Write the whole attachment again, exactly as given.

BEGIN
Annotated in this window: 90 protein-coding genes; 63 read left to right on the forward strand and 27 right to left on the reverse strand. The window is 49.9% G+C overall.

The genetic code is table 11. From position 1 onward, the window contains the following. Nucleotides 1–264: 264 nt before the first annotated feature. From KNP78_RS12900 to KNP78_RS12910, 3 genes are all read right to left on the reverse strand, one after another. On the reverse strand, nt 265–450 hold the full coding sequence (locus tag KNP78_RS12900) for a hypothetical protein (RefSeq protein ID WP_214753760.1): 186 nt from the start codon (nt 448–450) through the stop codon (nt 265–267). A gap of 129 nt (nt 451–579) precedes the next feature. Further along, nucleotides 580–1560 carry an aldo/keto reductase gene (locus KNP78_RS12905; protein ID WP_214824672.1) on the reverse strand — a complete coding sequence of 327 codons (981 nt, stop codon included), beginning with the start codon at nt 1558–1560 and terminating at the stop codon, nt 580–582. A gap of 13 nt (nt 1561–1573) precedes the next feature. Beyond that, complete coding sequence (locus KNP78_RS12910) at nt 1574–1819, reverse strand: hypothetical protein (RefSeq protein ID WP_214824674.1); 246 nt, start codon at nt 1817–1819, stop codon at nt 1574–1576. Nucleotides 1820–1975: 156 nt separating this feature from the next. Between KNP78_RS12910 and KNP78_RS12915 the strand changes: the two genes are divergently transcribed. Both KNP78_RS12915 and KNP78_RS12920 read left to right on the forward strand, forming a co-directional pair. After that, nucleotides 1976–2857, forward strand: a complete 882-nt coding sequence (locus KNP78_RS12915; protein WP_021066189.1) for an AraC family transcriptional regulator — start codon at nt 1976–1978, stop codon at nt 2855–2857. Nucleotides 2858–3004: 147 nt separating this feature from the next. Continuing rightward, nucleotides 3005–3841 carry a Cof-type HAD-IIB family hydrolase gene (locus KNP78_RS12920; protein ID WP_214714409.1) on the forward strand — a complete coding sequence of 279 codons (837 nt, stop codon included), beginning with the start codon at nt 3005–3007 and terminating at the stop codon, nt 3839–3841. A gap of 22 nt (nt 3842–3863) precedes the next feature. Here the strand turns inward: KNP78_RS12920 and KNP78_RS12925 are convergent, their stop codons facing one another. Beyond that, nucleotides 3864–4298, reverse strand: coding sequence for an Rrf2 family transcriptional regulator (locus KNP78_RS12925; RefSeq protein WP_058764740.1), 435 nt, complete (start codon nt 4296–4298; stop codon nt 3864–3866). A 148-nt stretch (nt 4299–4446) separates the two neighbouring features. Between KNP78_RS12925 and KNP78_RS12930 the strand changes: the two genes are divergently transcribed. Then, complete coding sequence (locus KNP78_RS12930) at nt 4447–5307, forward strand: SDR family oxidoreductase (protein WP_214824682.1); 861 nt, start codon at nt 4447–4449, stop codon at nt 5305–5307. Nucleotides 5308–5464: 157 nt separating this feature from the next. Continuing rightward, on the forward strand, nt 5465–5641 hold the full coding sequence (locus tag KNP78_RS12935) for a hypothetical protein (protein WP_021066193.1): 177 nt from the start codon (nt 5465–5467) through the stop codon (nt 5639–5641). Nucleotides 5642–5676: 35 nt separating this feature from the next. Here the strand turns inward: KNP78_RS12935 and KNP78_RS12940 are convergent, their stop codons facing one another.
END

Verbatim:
Annotated in this window: 90 protein-coding genes; 63 read left to right on the forward strand and 27 right to left on the reverse strand. The window is 49.9% G+C overall.

The genetic code is table 11. From position 1 onward, the window contains the following. Nucleotides 1–264: 264 nt before the first annotated feature. From KNP78_RS12900 to KNP78_RS12910, 3 genes are all read right to left on the reverse strand, one after another. On the reverse strand, nt 265–450 hold the full coding sequence (locus tag KNP78_RS12900) for a hypothetical protein (RefSeq protein ID WP_214753760.1): 186 nt from the start codon (nt 448–450) through the stop codon (nt 265–267). A gap of 129 nt (nt 451–579) precedes the next feature. Further along, nucleotides 580–1560 carry an aldo/keto reductase gene (locus KNP78_RS12905; protein ID WP_214824672.1) on the reverse strand — a complete coding sequence of 327 codons (981 nt, stop codon included), beginning with the start codon at nt 1558–1560 and terminating at the stop codon, nt 580–582. A gap of 13 nt (nt 1561–1573) precedes the next feature. Beyond that, complete coding sequence (locus KNP78_RS12910) at nt 1574–1819, reverse strand: hypothetical protein (RefSeq protein ID WP_214824674.1); 246 nt, start codon at nt 1817–1819, stop codon at nt 1574–1576. Nucleotides 1820–1975: 156 nt separating this feature from the next. Between KNP78_RS12910 and KNP78_RS12915 the strand changes: the two genes are divergently transcribed. Both KNP78_RS12915 and KNP78_RS12920 read left to right on the forward strand, forming a co-directional pair. After that, nucleotides 1976–2857, forward strand: a complete 882-nt coding sequence (locus KNP78_RS12915; protein WP_021066189.1) for an AraC family transcriptional regulator — start codon at nt 1976–1978, stop codon at nt 2855–2857. Nucleotides 2858–3004: 147 nt separating this feature from the next. Continuing rightward, nucleotides 3005–3841 carry a Cof-type HAD-IIB family hydrolase gene (locus KNP78_RS12920; protein ID WP_214714409.1) on the forward strand — a complete coding sequence of 279 codons (837 nt, stop codon included), beginning with the start codon at nt 3005–3007 and terminating at the stop codon, nt 3839–3841. A gap of 22 nt (nt 3842–3863) precedes the next feature. Here the strand turns inward: KNP78_RS12920 and KNP78_RS12925 are convergent, their stop codons facing one another. Beyond that, nucleotides 3864–4298, reverse strand: coding sequence for an Rrf2 family transcriptional regulator (locus KNP78_RS12925; RefSeq protein WP_058764740.1), 435 nt, complete (start codon nt 4296–4298; stop codon nt 3864–3866). A 148-nt stretch (nt 4299–4446) separates the two neighbouring features. Between KNP78_RS12925 and KNP78_RS12930 the strand changes: the two genes are divergently transcribed. Then, complete coding sequence (locus KNP78_RS12930) at nt 4447–5307, forward strand: SDR family oxidoreductase (protein WP_214824682.1); 861 nt, start codon at nt 4447–4449, stop codon at nt 5305–5307. Nucleotides 5308–5464: 157 nt separating this feature from the next. Continuing rightward, on the forward strand, nt 5465–5641 hold the full coding sequence (locus tag KNP78_RS12935) for a hypothetical protein (protein WP_021066193.1): 177 nt from the start codon (nt 5465–5467) through the stop codon (nt 5639–5641). Nucleotides 5642–5676: 35 nt separating this feature from the next. Here the strand turns inward: KNP78_RS12935 and KNP78_RS12940 are convergent, their stop codons facing one another.